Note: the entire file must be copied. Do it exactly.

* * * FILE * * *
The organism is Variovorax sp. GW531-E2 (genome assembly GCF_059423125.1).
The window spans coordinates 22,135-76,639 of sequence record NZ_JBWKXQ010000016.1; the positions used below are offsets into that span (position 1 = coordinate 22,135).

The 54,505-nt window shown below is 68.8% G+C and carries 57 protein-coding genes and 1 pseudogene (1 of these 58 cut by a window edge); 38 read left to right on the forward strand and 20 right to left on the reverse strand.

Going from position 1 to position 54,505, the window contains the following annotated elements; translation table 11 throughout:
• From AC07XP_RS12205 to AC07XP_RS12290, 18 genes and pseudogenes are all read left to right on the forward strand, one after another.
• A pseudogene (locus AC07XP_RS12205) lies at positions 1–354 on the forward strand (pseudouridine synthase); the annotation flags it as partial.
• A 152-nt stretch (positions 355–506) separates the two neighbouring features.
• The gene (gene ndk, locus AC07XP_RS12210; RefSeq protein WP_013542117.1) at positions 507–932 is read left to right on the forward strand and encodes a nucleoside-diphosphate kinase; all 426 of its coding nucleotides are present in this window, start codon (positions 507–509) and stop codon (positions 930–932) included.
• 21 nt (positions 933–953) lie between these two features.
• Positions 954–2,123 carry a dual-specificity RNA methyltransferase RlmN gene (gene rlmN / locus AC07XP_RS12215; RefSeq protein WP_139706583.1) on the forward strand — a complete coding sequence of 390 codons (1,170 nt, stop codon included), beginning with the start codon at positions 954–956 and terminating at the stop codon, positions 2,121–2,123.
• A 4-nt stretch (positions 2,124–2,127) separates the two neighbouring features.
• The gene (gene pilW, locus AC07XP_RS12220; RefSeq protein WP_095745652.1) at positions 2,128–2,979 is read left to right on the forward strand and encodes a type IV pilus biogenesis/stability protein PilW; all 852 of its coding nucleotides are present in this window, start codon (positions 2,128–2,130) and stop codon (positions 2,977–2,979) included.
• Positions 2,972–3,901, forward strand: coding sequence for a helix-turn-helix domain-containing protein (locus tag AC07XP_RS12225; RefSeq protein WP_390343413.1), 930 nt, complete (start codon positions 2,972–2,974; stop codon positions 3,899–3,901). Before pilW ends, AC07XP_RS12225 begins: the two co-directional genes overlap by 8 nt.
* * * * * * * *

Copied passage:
The organism is Variovorax sp. GW531-E2 (genome assembly GCF_059423125.1).
The window spans coordinates 22,135-76,639 of sequence record NZ_JBWKXQ010000016.1; the positions used below are offsets into that span (position 1 = coordinate 22,135).

The 54,505-nt window shown below is 68.8% G+C and carries 57 protein-coding genes and 1 pseudogene (1 of these 58 cut by a window edge); 38 read left to right on the forward strand and 20 right to left on the reverse strand.

Going from position 1 to position 54,505, the window contains the following annotated elements; translation table 11 throughout:
• From AC07XP_RS12205 to AC07XP_RS12290, 18 genes and pseudogenes are all read left to right on the forward strand, one after another.
• A pseudogene (locus AC07XP_RS12205) lies at positions 1–354 on the forward strand (pseudouridine synthase); the annotation flags it as partial.
• A 152-nt stretch (positions 355–506) separates the two neighbouring features.
• The gene (gene ndk, locus AC07XP_RS12210; RefSeq protein WP_013542117.1) at positions 507–932 is read left to right on the forward strand and encodes a nucleoside-diphosphate kinase; all 426 of its coding nucleotides are present in this window, start codon (positions 507–509) and stop codon (positions 930–932) included.
• 21 nt (positions 933–953) lie between these two features.
• Positions 954–2,123 carry a dual-specificity RNA methyltransferase RlmN gene (gene rlmN / locus AC07XP_RS12215; RefSeq protein WP_139706583.1) on the forward strand — a complete coding sequence of 390 codons (1,170 nt, stop codon included), beginning with the start codon at positions 954–956 and terminating at the stop codon, positions 2,121–2,123.
• A 4-nt stretch (positions 2,124–2,127) separates the two neighbouring features.
• The gene (gene pilW, locus AC07XP_RS12220; RefSeq protein WP_095745652.1) at positions 2,128–2,979 is read left to right on the forward strand and encodes a type IV pilus biogenesis/stability protein PilW; all 852 of its coding nucleotides are present in this window, start codon (positions 2,128–2,130) and stop codon (positions 2,977–2,979) included.
• Positions 2,972–3,901, forward strand: coding sequence for a helix-turn-helix domain-containing protein (locus tag AC07XP_RS12225; RefSeq protein WP_390343413.1), 930 nt, complete (start codon positions 2,972–2,974; stop codon positions 3,899–3,901). Before pilW ends, AC07XP_RS12225 begins: the two co-directional genes overlap by 8 nt.